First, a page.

Time Ladies Debate: Orphan 55

The third episode of Doctor Who series 12, Orphan 55, has turned out to be a divisive one among fandom. Some of us love it, some of us loathe it – like marmite, but with added space adventures. The only thing we can all agree on is how iconic the line ‘BENNI!’ is. In order to cover all sides of the story, we present to you; Time Ladies Debate: Orphan 55!

ORPHAN 55? NOT FOR ME… says Kez


In some ways, Orphan 55 is the very essence of Doctor Who – a base siege, a chase, a threatening monster… but it never truly landed for me. The first scenes of the fam landing at the plush spacey spa were brilliant – the pace from Spyfall was still there, as was sustaining the brilliant wit from the leading characters. I was overjoyed at the mental imagery being conjured of Graham lounging with a cocktail, and them all taking a damn break after wrestling with a deep-space squid, well deserved.

As in the series opener, the fam were expertly split off from each other, primed for different versions of the adventure. But alas, were (literally) crammed together again for large parts of the story, a massively missed opportunity. Talk about three being a crowd – when you have a main cast of four, adding another seven (!) onto that means that frankly, we’re not going to have time to become emotionally invested in these guest characters. You could barely keep track of who was there, who had died and who was left behind. Something that really highlighted this for me was the use of sacrifice in this story – something that should hold such impact – a total stranger giving their life for the Doctor and their friends. But this was done four times in one story. When we don’t have time to become invested in these characters, we probably care little when they die, let alone when it becomes a ‘thing’ that happens.

This need for sacrifice feels like it’s there to create peaks in a story that fundamentally is a constant chase. A chase that, instead of thrilling, completely flatlines when they leave the building. After the pacey beginning, where was the push and pull from each side? When the Doctor looked into the mind of the Dregs, she could see the terrifying reality of who they were. But why did we not have the opportunity to learn about this further, to hear about what happened, and how to help them now? Leaving the planet with no resolution apart from ‘hoping it’s just one possible future’ felt like they were running away from the problem rather than facing what had been done. Climate change is a real terror, it’s not something we can run away from. It felt callous and abrupt to simply leave it there.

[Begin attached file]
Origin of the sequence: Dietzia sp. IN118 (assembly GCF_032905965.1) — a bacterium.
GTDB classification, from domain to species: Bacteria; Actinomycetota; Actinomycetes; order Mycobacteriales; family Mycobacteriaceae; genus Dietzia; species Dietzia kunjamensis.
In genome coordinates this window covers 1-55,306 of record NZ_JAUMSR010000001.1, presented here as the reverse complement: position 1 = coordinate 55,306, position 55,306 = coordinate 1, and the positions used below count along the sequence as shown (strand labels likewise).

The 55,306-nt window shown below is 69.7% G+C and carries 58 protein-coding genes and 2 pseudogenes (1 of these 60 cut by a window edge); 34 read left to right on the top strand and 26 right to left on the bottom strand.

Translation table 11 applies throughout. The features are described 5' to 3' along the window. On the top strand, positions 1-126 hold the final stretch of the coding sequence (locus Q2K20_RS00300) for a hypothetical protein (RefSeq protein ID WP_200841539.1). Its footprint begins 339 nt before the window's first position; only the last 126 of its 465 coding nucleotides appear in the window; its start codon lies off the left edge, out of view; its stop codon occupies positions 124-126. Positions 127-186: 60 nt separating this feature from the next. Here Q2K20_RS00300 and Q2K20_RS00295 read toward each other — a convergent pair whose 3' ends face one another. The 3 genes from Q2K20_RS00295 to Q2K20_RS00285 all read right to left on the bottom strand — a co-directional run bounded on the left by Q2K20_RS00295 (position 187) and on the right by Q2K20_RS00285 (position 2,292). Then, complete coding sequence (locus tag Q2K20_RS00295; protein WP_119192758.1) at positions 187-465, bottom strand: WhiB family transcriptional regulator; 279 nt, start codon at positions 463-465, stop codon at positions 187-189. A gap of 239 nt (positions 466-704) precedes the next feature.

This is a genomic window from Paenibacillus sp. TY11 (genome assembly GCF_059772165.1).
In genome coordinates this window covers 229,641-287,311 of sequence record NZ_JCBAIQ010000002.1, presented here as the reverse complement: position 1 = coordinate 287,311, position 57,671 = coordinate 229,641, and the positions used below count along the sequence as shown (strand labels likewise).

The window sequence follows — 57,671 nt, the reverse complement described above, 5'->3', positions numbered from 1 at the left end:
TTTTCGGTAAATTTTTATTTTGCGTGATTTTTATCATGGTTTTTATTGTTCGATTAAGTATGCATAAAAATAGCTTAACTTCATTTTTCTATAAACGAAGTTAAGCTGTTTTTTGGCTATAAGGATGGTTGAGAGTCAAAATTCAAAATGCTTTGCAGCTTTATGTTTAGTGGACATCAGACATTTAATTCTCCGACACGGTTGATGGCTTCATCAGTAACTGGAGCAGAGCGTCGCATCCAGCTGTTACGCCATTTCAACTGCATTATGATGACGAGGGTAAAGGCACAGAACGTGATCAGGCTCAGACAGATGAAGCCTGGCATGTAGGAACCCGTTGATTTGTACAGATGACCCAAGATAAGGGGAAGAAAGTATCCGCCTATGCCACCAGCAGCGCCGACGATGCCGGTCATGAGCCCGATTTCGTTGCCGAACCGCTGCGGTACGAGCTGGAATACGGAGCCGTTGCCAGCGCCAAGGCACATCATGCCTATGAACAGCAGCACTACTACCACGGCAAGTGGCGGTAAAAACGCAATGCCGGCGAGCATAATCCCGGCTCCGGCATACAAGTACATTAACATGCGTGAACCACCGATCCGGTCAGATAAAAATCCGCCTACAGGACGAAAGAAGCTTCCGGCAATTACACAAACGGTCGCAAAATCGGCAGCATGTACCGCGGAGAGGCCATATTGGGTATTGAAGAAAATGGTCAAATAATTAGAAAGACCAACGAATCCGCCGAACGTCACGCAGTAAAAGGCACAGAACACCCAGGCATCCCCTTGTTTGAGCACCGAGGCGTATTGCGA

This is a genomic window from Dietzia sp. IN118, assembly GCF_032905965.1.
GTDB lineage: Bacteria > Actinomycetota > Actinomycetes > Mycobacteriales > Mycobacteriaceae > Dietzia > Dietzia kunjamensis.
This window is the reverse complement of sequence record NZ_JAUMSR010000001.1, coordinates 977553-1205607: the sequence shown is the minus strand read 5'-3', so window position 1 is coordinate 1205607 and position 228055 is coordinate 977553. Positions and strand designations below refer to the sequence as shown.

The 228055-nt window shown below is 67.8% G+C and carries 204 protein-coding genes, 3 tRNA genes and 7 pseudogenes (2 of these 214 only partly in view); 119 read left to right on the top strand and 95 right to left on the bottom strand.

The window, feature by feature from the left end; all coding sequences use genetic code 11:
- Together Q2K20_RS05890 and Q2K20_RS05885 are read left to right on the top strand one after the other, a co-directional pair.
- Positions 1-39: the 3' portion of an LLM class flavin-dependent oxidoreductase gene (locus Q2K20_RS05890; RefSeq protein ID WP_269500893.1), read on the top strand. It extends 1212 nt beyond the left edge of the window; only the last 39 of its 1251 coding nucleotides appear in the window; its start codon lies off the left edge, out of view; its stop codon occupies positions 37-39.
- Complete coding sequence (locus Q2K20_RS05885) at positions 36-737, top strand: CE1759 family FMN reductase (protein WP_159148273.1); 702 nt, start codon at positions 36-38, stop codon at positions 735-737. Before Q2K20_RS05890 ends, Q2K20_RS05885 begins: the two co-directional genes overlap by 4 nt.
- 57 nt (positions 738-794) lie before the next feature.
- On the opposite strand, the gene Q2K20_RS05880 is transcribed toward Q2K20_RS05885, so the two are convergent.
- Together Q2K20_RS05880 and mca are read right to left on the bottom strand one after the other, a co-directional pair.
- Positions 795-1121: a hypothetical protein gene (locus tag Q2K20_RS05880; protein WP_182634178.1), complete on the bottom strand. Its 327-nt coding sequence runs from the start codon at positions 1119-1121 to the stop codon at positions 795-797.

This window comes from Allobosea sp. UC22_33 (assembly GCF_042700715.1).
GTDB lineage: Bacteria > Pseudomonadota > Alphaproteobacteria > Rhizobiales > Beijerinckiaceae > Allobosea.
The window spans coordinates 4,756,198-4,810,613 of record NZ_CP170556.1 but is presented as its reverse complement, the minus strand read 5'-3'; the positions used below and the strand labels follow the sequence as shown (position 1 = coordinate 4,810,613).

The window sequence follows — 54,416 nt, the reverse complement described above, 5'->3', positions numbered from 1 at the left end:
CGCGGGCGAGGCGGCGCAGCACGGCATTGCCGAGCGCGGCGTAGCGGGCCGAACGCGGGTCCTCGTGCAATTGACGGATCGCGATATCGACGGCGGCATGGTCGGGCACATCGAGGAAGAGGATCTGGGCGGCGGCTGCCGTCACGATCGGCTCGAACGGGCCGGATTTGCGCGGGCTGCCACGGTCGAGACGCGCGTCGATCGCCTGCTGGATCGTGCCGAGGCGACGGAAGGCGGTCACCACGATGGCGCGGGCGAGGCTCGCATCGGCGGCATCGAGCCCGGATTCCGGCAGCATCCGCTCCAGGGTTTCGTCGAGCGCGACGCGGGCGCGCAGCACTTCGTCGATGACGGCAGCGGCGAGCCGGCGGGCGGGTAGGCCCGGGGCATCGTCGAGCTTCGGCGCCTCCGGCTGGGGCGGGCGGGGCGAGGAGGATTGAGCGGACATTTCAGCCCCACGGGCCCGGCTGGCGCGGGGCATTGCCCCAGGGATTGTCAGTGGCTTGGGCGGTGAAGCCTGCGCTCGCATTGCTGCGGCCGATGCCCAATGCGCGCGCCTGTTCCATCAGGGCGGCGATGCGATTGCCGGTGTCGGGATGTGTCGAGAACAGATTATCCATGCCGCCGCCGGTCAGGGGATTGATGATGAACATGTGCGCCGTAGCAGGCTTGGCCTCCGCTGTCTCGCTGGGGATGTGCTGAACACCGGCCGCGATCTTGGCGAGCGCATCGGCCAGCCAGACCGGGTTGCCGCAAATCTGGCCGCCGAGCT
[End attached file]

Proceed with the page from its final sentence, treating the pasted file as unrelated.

I admit that as someone who was completely transfixed by the end of Spyfall, I may have been a little disappointed by the drop in focus. But a story centred around such an important message? It could have been better.



Orphan 55 captures many aspects of my favourite parts of Doctor Who; Action. Adventure. Love. Danger. An important message. There are many layers and characters woven throughout the Tranquillity Spa – something I believe works well to establish the world we’re immersed in. Thanks to Ed Hime’s brilliant characterisation, everybody has a personality and a reason to root for them. Then there are the dregs, some of the scariest and well-designed Doctor Who creatures for a while. Not only do they look incredible, but the truth behind their existence is even more gruesome and hammers home the message of the tale. It’s great to see the Doctor teaching her friends too – even though she’s suffering. It’s particularly interesting to see the fam’s relationship changing out of mistrust and the Doctor’s sorrow, which ties in brilliantly to the storyline.

The truth of Orphan 55 is hidden inside a wrapper of capitalism and human fault – the planet is Earth’s future and the dregs are the human race, evolved and terrifying. This is the type of plot that Doctor Who was made for. In a similar vein to The Green Death, it educates and opens the mind to the climate crisis as well as providing fun and escapism on a Sunday night. There is a positive to come out of such an on the nose message. Because even though Doctor Who is an escape, a place to disappear away from the terrors of our world, it is also a reminder that we can be better and that we should be better – and that’s the most positive thing of all – that we still have hope. As the Doctor tells us at the end of the adventure; ‘Be the best of humanity.’ Hopefully, we won’t let her down.


After we discussed the story, we decided to put our differences aside and have a custard cream and a cup of tea. After all, Doctor Who is vast and complicated and beautiful – we won’t always love it or hate it!

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Time Ladies Debate: Clara Oswald

Clara Oswald is a divisive character and many a Doctor Who fan will jump at the chance to give their opinion on her. This week on Time Ladies Debate Beth talks about her love for the impossible girl, while Kez explains why she’s not really as much of a fan…

Defending Clara Oswald: Beth